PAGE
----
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Motivation, the Blithering way


Blog headlines

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    18 February 2021

    The blog this week is a short extract from a paper considering an approach primary care networks could use to move towards community-oriented integrated care.

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  • Supporting Staff: the emergence of ‘long-covid’
    28 January 2021

    As we are now well into a second, or is it now the third, wave of Covid-19 it is becoming apparent that Covid is something we have not experienced before and it has unique implications for staff management. It is not just the possibility that staff may become acutely ill with the virus, but that for some they may go on to develop persistent debilitating symptoms that will affect their ability to go back to work. This article looks at the implications of long-covid for HR and service managers when looking to support health care professionals (HCPs) return to work.

  • Link of the week: Clinically-Led workforce and Activity Redesign (CLEAR)
    21 January 2021

    This week we are sharing a link to the Clinically-Led workforce and Activity Redesign (CLEAR) site that is funded by Health Education England.

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    14 January 2021

    The introduction of the additional roles reimbursement scheme for primary care networks has started to grow capacity in general practice to address the unsustainably high workload that has put so much pressure on GPs.

  • Primary Care Networks – how did we get here?
    7 January 2021

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  • A year like no other
    17 December 2020

    On 5 July 1948 the NHS was born, over the last 72 years challenges and changes have been remarkable but the service has probably never been tested as much as in the last nine months. There have previously been numerous re-organisations, multiple changes to hospitals, mental health services and a shift from the family doctor towards more integrated primary care services delivered by a range of professionals. However, rapid transformation of services to embrace digital technologies, and a shift change to work differently has been forced upon all areas of the health service this year.

  • Guest blog: David Hotchin
    11 December 2020

    This week we have a guest blog that was submitted to us by David Hotchin, written by a retired friend....obviously, he's used a little poetic licence.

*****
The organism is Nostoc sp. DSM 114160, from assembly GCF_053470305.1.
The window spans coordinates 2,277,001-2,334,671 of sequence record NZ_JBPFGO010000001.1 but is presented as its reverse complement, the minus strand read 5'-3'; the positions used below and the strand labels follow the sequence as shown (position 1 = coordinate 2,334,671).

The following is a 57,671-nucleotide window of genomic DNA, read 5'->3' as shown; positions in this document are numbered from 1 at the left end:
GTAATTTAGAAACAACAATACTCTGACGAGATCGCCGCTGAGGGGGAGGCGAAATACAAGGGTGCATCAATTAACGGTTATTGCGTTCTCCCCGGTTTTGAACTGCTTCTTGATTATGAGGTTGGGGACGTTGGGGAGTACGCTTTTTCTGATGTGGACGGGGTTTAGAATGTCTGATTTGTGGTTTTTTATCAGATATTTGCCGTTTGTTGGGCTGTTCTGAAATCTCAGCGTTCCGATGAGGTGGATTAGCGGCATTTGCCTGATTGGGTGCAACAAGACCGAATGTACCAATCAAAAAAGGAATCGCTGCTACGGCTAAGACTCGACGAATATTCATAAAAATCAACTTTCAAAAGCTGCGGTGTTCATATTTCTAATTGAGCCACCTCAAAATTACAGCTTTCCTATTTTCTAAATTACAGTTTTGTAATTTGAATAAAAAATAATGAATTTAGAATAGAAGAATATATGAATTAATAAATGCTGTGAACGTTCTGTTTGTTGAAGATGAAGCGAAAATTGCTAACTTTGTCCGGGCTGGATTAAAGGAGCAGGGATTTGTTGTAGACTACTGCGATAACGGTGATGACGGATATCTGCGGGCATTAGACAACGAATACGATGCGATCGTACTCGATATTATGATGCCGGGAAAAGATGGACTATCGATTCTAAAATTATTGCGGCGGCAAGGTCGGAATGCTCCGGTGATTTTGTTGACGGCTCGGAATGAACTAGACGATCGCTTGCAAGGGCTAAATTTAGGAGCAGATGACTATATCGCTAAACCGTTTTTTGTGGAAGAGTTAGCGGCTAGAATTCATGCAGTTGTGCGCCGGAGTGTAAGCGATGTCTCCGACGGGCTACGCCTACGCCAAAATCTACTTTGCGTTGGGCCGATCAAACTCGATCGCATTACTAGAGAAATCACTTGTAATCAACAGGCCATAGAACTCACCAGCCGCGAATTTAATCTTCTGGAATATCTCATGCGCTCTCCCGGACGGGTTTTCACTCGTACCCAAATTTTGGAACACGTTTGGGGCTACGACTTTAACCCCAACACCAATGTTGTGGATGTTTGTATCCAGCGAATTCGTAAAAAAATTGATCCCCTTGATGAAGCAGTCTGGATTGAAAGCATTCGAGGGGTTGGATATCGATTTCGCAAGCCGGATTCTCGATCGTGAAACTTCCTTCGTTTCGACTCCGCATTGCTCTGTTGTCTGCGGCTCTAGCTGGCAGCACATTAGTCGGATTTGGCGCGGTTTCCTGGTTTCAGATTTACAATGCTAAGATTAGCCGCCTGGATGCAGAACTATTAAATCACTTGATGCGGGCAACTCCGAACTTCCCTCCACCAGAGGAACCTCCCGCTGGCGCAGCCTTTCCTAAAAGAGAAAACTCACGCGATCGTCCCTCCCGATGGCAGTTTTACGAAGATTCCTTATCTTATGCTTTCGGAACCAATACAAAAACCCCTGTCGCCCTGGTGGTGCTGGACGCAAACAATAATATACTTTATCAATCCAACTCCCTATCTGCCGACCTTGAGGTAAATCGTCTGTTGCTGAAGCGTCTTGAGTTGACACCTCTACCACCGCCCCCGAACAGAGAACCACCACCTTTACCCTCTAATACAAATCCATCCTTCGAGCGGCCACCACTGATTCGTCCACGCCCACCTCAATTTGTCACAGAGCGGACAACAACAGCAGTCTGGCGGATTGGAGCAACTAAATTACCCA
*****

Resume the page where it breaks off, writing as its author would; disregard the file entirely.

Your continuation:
• What now for commissioning?
    3 December 2020

    By Professor David Colin-Thomé, OBE, chair of PCC and formerly a GP for 36 years, the National Clinical Director of Primary, Dept of Health England 2001- 10 and visiting Professor Manchester and Durham Universities.

  • What White people don’t see
    26 November 2020

    This year’s Black History Month (BHM) has, unfortunately, in its shadow another example of why campaigns like this exist.

  • Primary Care: Why don’t we talk about Racism?
    20 November 2020

    Rita Symons is an ex NHS leader who is now a leadership consultant, coach and facilitator. Her work is mainly in the NHS and she is an associate for PCC offering facilitation, coaching, strategy development and team development activities. She is a concerned but hopeful world citizen and combines work in the NHS with a board role in a non for profit organisation and an interest in writing.

  • Primary Care and the Health of the Public
    12 November 2020

    By Professor David Colin-Thomé, OBE, chair of PCC and formerly a GP for 36 years, the National Clinical Director of Primary, Dept of Health England 2001- 10 and visiting Professor Manchester and Durham Universities.

  • What now for primary care
    4 November 2020

    By Professor David Colin-Thomé, OBE, chair of PCC and formerly a GP for 36 years, the National Clinical Director of Primary, Dept of Health England 2001- 10 and visiting Professor Manchester and Durham Universities.

  • Boosting your resilience
    30 October 2020

    The last year has been a difficult one, who would have imagined last Christmas that we would have been in lockdown, with the NHS seriously tested by a global pandemic. So much change has happened and the resilience of people working in and with health and care services has been seriously tested. Resilience is our ability to deal with, find strengths in and/or recover from difficult situations. Its sometimes referred to as “bounceabiliy” – but bouncing in what way?

  • Link of the week: National Cholesterol Month
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    Every month or week of the year seems to be an awareness week, October has more than its fair share.

  • New redeployment service offers talent pool of motivated, work-ready individuals